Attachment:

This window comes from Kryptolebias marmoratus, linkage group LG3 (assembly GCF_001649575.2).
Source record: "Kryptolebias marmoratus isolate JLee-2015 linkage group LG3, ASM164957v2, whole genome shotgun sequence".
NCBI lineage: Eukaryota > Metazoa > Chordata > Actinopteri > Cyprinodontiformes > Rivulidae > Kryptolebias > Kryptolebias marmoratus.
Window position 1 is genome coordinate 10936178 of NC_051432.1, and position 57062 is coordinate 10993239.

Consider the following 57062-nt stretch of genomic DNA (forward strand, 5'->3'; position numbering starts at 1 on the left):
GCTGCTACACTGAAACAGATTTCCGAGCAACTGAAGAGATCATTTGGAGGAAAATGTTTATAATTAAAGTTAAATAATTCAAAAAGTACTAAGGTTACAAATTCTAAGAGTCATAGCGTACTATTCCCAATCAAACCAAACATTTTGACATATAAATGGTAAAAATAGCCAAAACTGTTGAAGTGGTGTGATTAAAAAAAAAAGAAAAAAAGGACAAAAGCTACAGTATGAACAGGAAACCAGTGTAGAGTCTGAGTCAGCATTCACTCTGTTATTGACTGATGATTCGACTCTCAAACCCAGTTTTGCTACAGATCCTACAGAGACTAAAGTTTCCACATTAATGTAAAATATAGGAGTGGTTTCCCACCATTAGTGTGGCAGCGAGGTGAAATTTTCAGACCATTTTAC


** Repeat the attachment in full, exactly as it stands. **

This window comes from Kryptolebias marmoratus, linkage group LG3 (assembly GCF_001649575.2).
Source record: "Kryptolebias marmoratus isolate JLee-2015 linkage group LG3, ASM164957v2, whole genome shotgun sequence".
NCBI lineage: Eukaryota > Metazoa > Chordata > Actinopteri > Cyprinodontiformes > Rivulidae > Kryptolebias > Kryptolebias marmoratus.
Window position 1 is genome coordinate 10936178 of NC_051432.1, and position 57062 is coordinate 10993239.

Consider the following 57062-nt stretch of genomic DNA (forward strand, 5'->3'; position numbering starts at 1 on the left):
GCTGCTACACTGAAACAGATTTCCGAGCAACTGAAGAGATCATTTGGAGGAAAATGTTTATAATTAAAGTTAAATAATTCAAAAAGTACTAAGGTTACAAATTCTAAGAGTCATAGCGTACTATTCCCAATCAAACCAAACATTTTGACATATAAATGGTAAAAATAGCCAAAACTGTTGAAGTGGTGTGATTAAAAAAAAAAGAAAAAAAGGACAAAAGCTACAGTATGAACAGGAAACCAGTGTAGAGTCTGAGTCAGCATTCACTCTGTTATTGACTGATGATTCGACTCTCAAACCCAGTTTTGCTACAGATCCTACAGAGACTAAAGTTTCCACATTAATGTAAAATATAGGAGTGGTTTCCCACCATTAGTGTGGCAGCGAGGTGAAATTTTCAGACCATTTTAC